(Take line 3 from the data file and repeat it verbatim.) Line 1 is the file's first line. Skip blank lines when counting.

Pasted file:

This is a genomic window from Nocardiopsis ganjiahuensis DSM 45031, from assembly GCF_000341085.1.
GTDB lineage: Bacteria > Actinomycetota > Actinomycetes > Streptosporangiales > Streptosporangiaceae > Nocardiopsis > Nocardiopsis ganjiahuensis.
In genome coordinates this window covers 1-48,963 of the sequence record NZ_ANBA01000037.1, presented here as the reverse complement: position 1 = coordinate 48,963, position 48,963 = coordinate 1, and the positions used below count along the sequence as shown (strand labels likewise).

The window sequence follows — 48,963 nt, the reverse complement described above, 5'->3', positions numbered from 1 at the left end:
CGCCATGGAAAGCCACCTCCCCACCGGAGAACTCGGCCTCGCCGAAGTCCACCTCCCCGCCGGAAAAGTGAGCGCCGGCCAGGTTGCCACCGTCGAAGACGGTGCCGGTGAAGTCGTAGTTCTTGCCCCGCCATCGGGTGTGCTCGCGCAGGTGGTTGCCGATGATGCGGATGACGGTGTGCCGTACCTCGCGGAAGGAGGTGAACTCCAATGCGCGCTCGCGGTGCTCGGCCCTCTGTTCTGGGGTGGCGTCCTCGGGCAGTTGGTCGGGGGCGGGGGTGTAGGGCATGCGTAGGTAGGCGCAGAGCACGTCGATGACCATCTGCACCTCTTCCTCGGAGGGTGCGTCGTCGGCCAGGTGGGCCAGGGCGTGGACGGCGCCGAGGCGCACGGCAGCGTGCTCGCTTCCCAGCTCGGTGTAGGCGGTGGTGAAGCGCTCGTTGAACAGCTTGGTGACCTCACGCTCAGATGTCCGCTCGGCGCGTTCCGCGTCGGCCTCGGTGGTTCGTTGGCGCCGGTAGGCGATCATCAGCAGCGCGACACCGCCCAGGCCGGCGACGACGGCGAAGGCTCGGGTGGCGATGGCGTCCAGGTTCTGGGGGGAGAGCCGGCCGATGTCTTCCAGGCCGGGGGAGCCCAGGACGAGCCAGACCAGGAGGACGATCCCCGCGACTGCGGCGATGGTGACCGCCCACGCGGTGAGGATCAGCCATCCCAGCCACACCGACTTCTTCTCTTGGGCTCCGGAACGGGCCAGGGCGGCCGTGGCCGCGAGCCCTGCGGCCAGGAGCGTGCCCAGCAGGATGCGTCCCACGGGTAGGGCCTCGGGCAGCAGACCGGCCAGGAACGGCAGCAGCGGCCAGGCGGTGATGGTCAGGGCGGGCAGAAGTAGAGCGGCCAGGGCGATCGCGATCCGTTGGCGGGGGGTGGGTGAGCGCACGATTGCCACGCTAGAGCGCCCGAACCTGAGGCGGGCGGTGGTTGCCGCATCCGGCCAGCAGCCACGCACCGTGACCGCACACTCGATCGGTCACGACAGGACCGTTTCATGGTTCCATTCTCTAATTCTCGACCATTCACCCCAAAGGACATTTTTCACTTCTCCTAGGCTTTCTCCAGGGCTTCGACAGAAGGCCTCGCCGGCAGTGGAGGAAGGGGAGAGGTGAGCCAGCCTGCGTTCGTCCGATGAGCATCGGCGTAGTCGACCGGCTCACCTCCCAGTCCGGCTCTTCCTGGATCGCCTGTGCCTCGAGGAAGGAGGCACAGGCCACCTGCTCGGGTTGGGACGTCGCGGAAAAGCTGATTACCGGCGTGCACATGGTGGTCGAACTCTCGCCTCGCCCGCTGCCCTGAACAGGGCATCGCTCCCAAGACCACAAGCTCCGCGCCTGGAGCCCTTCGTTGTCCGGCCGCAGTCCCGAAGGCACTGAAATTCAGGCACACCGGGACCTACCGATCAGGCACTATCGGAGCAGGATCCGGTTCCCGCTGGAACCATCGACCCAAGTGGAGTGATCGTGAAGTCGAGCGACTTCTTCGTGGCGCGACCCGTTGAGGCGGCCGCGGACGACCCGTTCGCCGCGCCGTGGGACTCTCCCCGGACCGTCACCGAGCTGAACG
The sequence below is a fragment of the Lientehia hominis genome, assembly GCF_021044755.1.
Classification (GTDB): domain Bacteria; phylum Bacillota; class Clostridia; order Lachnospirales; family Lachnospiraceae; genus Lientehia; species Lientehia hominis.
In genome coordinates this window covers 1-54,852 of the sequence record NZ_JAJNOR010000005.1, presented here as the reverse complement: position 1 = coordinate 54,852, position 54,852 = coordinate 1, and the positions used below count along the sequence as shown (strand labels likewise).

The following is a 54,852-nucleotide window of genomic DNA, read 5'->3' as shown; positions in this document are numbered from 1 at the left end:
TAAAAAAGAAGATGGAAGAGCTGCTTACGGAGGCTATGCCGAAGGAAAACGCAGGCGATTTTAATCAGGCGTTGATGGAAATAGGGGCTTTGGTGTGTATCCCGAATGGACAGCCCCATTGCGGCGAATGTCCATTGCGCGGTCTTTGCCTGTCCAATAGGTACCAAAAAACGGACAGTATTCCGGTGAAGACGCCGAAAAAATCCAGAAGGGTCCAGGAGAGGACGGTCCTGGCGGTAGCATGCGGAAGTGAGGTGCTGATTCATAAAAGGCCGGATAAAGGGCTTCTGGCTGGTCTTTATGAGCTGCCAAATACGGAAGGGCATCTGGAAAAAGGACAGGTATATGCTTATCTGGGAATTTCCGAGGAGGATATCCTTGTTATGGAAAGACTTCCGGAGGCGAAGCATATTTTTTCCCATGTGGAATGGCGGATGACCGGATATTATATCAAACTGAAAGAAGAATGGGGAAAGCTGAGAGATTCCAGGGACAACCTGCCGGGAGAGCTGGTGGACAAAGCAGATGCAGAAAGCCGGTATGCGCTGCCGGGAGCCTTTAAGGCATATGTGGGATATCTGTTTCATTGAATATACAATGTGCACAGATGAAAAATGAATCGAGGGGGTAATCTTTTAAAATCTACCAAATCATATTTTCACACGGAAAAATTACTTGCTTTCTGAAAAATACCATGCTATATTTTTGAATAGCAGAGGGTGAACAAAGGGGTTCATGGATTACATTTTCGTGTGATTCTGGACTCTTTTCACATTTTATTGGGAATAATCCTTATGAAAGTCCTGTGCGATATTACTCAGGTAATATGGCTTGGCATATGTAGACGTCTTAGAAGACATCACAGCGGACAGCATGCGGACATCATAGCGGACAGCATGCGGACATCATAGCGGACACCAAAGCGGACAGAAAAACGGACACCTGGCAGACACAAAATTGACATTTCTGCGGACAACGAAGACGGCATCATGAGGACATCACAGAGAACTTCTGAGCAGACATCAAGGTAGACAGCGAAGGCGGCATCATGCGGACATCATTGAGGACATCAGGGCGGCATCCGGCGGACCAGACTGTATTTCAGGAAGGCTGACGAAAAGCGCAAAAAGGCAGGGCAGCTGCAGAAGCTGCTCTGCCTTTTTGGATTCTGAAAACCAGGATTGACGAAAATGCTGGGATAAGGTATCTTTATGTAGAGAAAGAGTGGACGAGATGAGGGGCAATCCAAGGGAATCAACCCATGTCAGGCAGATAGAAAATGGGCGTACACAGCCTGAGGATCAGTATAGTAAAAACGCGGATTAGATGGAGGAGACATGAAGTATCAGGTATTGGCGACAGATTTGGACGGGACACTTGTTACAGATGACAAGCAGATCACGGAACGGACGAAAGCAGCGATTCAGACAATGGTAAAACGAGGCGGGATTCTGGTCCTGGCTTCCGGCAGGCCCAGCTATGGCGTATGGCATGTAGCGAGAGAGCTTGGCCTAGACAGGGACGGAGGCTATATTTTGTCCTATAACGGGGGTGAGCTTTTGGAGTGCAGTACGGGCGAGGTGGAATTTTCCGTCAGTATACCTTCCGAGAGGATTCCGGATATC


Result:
In genome coordinates this window covers 1-48,963 of the sequence record NZ_ANBA01000037.1, presented here as the reverse complement: position 1 = coordinate 48,963, position 48,963 = coordinate 1, and the positions used below count along the sequence as shown (strand labels likewise).